Police responded to gunshot-like sounds near Jim’s Auto Body Shop in Pasadena, Maryland. When they had arrived on the scene, they discovered the sound was tires popping from the heat of a fire in the shop. Investigators determined the cause of the fire was a battery that had not been disconnected on a car that had suffered a head-on collision with a deer.
The fire claimed five cars, one of which was Kirk Towners 1980 Nissan Fairlady Z.
Towner had initially bought the car while he was stationed in Misawa, Japan in 1987. During his 30 years of ownership, the car had traveled with him from Japan to England, got lost and turned up in Iceland, toured Italy and Canada, made its way to the states and drove around Florida and California, before settling in Maryland.
Towner was first exposed to “Z car culture” by the Z Club of Great Britain while he was stationed in England. Throughout his adventures, he met many other enthusiasts and dabbled with the formation of car clubs, but it wasn’t until he moved to Victoria, British Columbia, that he really got involved with two Datsun and Z Car groups. First, is the Vancouver Island Datsun Enthusiasts (VIDE) and the second was the parent club British Columbia Z Registry (BCZR).
After the fire, Towner was able to repurchase his Fairlady for $70, and he parted out what was salvageable, such as the Fairlady Z hood badge, fender emblems, and Techno Phantom Wheels.
In February 2017, Towner saw a listing for a 1970 Fairlady Z that had been created in June 2016 on ClassicZCars.com. “I contacted the owner, Eric Jolley, and arranged a trip to Utica, Pennsylvania to look over the car. I was the only person to take the time to make the trip,” Towner said.
“Eric could tell I loved the car. We hit it off, shared dinner and a few brews, and made a handshake deal as he handed me the keys with no deposit.”
According to Towner, all the original paperwork from 1970 came with the car as well as a limited edition framed poster signed by Mr. Yutaka Katayama, also known as “Mr. K,” the Father of the Z Car.
The 1970 Fairlady was purchased by Don Davis with the help of a friend, Michael Luken, who put up the funds to buy the car from Aomori Nissan near Misawa, Japan. Jolley worked for Davis at the Misawa Air Force Base and eventually purchased the vehicle from Davis restored it with his brother. Upon completion, it was tucked it away in a rural Pennsylvania barn. Jolley lost interest in it due to the unexpected death of his brother which allowed Towner to buy it on April 22, 2017.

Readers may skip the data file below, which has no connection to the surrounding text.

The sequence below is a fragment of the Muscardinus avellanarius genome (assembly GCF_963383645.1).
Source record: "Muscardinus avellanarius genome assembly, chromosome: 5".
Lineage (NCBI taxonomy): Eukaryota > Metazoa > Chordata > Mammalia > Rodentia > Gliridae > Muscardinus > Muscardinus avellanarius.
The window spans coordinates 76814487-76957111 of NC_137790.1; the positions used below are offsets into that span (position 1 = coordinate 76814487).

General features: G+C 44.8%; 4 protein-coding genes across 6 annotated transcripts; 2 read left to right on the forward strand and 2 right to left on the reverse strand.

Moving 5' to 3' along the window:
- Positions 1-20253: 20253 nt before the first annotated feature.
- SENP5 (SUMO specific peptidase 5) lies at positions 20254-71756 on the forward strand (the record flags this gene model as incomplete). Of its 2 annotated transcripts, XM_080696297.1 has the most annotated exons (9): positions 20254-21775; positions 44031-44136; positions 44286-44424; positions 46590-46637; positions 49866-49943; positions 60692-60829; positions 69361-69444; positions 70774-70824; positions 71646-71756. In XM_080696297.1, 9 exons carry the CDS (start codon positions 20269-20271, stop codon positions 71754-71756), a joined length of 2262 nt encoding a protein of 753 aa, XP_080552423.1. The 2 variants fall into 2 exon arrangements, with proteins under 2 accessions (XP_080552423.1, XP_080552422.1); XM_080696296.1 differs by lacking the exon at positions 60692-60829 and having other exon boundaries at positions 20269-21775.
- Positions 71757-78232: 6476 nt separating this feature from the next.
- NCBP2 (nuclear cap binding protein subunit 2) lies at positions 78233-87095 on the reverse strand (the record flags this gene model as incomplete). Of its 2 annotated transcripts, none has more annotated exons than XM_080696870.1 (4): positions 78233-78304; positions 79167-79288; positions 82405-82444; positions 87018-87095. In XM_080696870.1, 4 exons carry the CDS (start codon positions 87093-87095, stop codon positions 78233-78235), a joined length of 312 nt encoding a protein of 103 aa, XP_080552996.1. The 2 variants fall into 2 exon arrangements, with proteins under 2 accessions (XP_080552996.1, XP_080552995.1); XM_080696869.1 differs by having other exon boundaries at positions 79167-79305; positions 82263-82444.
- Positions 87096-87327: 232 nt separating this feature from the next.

“I regularly engage with the original owner Don Davis, who resides in Alexandria, Virginia. Don provided me with some pictures of the car over the years and two Japanese License Plates (export and transport). The Japanese license plates were hanging in Don’s garage for years” Towner said.
Throughout its life, the car has spent time in Japan, South Korea, and four states. In 1997 it was signed by Mr. K at the ZCCA International Z-Car Convention. His signature is seen on the rearview mirror, the owner’s manual, and Mr. K also wrote “69 model year” on the original purchase documents.
According to Towner, the car was “very solid” when it was purchased. He has been able to get parts for it from Japan, like the Nissan 2000 OHC valve cover and mesh grille.
“There were some issues with the car not running right. Ignition points are sensitive, so I converted it to electronic ignition. The Pertronix setup would not mount to the stock JDM distributor, so I obtained a Datsun 240Z distributor,” Towner said.
He added that the gas tank seal leaked and was in need of replacement. “I found this out after my 12-year-old son Jake said, ‘you should fill the gas tank dad.’ The tank would only take half a tank. This is a 48-year-old car and things are bound to go wrong.”
Despite losing his Fairlady after 30 years of ownership and the challenges he faced with the 1970 Z, Towner says “I smile when I walk into my garage and think to myself, ‘I own a 1970 Nissan Fairlady Z.’”